Despite not making it to the best of 8 tournament, Finland ended up making it to their first FIBA World Cup as a wild card team alongside Greece and Brazil. Roster for the 2019 FIBA Basketball World Cup qualification. Henrik Dettmann – 1939 EuroBasket: finished 8th among 8 teams 3 Martti Salminen, 4 Kalevi Ihalainen, 5 Ilkka Törrönen, 6 Erkki Saurala, 8 Pentti Vuollekoski, 9 Pauli Sarkkula, 10 Heinonen, 11 Erkki Lindén, 12 Vladi Marmo, 13 Reino Valtonen, 14 Alo Suurna 1951 EuroBasket: finished 9th among 17 teams 3 Oiva Virtanen, 4 Raimo Lindholm, 5 Juhani Kyöstilä, 6 Timo Suviranta, 7 Pentti Laaksonen, 8 Raine Nuutinen, 9 Kalevi Sylander, 11 Arto Koivisto, 12 Pertti Mutru, 13 Kalevi Heinänen, 14 Kaj Gustafsson, 15 Olli Arppe, 16 Allan Pietarinen, 17 Tapio Pöyhönen 1952 Olympic Games: finished 15th among 23 teams 3 Juhani Kyöstilä, 4 Raine Nuutinen, 5 Raimo Lindholm, 6 Timo Suviranta, 7 Kalevi Heinänen, 8 Pentti Laaksonen, 9 Oiva Virtanen, 10 Esko Karhunen, 11 Eero Salonen, 12 Pertti Mutru, 13 Tapio Pöyhönen 1953 EuroBasket: finished 12th among 17 teams 3 Timo Lampen, 4 Raine Nuutinen, 5 Raimo Lindholm, 6 Timo Suviranta, 7 Keijo Hynninen, 8 Kalevi Heinänen, 9 Pentti Laaksonen, 10 Oiva Virtanen, 11 Eero Salonen, 12 Kaj Gustafsson, 13 Pertti Mutru, 14 Allan Pietarinen 1955 EuroBasket: finished 10th among 18 teams 3 Timo Lampén, 4 Raine Nuutinen, 5 Raimo Lindholm, 6 Timo Suviranta, 7 Kalevi Heinänen, 8 Oiva Virtanen, 9 Eero Salonen, 10 Kalevi Sylander, 11 Taisto Ravantti, 12 Seppo Kuusela, 13 Asko Jokinen, 14 Pertti Mutru, 15 Kalevi Tuominen 1957 EuroBasket: finished 11th among 16 teams 3 Timo Lampén, 4 Raine Nuutinen, 5 Raimo Lindholm, 6 Timo Suviranta, 7 Arvo Jantunen, 8 Paavo Suhonen, 9 Juhani Kala, 10 Seppo Kuusela, 11 Kalevi Sylander, 12 Eero Salonen, 13 Pertti Mutru, 14 Arto Koivisto 1959 EuroBasket: finished 13th among 17 teams 3 Matti Köli, 4 Timo Lampén, 5 Pentti Palkoaho, 6 Matti Nenonen, 7 Raine Nuutinen, 8 Raimo Lindholm, 9 Arvo Jantunen, 10 Kyösti Rousti, 11 Juhani Kala, 12 Seppo Kuusela, 13 Eero Salonen, 14 Raimo Vartia 1961 EuroBasket: finished 14th among 19 teams 4 Uolevi Manninen, 5 Kar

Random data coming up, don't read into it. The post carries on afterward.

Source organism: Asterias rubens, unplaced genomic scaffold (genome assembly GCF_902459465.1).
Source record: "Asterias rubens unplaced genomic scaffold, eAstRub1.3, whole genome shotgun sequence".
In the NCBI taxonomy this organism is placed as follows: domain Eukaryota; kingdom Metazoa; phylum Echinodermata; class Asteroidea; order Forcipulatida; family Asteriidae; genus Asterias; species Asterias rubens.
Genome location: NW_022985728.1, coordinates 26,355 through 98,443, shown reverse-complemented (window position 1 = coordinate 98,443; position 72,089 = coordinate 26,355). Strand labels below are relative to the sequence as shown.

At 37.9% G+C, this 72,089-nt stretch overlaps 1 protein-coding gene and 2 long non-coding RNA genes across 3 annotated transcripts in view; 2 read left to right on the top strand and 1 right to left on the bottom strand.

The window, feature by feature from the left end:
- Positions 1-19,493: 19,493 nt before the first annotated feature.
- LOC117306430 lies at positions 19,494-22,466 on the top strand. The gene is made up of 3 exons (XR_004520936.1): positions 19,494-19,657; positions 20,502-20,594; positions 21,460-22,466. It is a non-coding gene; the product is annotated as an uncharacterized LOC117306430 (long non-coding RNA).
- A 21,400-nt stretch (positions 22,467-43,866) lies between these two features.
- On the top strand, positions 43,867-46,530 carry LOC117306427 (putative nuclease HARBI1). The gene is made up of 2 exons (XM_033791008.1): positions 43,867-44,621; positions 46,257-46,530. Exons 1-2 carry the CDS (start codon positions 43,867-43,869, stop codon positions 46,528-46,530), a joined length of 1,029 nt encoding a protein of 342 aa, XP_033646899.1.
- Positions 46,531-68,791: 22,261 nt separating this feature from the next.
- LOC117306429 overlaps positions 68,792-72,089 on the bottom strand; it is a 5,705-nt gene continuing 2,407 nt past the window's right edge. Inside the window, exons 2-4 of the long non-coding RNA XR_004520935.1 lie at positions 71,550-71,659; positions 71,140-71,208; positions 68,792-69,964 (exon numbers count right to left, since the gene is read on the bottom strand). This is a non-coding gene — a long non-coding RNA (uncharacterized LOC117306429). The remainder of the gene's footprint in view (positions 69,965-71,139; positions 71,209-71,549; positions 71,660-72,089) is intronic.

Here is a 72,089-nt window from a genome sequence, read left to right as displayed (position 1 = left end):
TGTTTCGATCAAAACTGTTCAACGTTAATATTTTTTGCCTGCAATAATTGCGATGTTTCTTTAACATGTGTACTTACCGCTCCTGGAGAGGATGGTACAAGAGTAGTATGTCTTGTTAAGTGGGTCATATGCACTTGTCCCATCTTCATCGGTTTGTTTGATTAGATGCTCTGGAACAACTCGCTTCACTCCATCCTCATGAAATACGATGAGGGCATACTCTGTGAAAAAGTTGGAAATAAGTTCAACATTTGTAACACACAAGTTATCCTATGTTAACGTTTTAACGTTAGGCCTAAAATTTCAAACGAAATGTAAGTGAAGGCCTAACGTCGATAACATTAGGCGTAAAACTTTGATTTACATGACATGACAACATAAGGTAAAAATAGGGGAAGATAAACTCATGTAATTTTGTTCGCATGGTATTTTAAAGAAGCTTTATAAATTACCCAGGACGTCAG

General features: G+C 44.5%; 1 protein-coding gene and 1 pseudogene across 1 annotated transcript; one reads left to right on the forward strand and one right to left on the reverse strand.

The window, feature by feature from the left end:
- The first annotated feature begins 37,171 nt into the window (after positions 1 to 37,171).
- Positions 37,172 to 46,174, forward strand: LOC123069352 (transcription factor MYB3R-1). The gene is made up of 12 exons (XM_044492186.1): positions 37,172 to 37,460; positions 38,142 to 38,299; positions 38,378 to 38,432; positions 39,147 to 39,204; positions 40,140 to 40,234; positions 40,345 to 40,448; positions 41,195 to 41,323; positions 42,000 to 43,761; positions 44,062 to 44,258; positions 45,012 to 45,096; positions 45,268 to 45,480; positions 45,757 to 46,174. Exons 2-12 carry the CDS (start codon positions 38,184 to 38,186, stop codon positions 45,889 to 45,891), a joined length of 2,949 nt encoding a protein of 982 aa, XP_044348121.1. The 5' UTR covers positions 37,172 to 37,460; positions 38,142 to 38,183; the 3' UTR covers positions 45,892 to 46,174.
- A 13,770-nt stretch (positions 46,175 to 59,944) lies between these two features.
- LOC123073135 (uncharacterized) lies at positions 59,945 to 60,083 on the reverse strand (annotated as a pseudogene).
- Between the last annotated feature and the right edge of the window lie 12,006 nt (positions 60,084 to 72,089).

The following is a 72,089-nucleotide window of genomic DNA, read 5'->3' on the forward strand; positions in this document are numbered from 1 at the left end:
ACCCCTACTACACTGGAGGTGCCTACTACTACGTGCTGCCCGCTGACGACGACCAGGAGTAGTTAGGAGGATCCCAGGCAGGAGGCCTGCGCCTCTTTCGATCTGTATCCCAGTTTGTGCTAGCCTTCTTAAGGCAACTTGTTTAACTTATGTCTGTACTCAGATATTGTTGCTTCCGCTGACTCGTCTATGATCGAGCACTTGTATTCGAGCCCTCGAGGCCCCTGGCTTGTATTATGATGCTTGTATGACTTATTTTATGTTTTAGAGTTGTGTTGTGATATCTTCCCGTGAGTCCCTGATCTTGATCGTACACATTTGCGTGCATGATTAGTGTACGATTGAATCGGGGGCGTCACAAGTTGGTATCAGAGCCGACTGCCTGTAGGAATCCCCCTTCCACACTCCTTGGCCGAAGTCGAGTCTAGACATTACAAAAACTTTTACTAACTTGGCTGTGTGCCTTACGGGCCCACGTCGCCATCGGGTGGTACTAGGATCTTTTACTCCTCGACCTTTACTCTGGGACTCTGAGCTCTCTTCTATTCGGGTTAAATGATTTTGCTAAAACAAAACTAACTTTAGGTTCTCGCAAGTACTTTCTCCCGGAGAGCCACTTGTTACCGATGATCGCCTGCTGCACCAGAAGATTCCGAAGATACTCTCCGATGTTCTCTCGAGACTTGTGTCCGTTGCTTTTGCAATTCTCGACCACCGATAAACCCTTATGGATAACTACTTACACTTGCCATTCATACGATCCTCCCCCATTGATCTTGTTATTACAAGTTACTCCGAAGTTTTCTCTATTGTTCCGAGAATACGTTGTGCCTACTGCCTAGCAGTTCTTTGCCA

A military camp or bivouac is a semi-permanent facility for the lodging of an army. Camps are erected when a military force travels away from a major installation or fort during training or operations, have the form of large campsites. In the Roman era the military camp had stylized parameters and served an entire legion. Archaeological investigations have revealed many details of these Roman camps at sites such as Vindolanda and Raedykes. In the British Army, Commonwealth armies, the United States Marine Corps, other military forces, permanent military bases are called camps, including Tidworth Camp, Bulford Camp, Prospect Camp of the British Army and Camp Lejeune and Camp Geiger of the United States Marine Corps. Modular Military Camps